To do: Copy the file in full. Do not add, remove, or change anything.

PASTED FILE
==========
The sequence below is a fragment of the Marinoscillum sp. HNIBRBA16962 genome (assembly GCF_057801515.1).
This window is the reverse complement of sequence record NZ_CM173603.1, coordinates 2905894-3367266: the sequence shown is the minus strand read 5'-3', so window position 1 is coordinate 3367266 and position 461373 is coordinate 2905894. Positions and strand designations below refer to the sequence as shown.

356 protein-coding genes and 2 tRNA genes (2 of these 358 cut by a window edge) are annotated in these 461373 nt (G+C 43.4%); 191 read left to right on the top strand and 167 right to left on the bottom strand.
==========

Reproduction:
The sequence below is a fragment of the Marinoscillum sp. HNIBRBA16962 genome (assembly GCF_057801515.1).
This window is the reverse complement of sequence record NZ_CM173603.1, coordinates 2905894-3367266: the sequence shown is the minus strand read 5'-3', so window position 1 is coordinate 3367266 and position 461373 is coordinate 2905894. Positions and strand designations below refer to the sequence as shown.

356 protein-coding genes and 2 tRNA genes (2 of these 358 cut by a window edge) are annotated in these 461373 nt (G+C 43.4%); 191 read left to right on the top strand and 167 right to left on the bottom strand.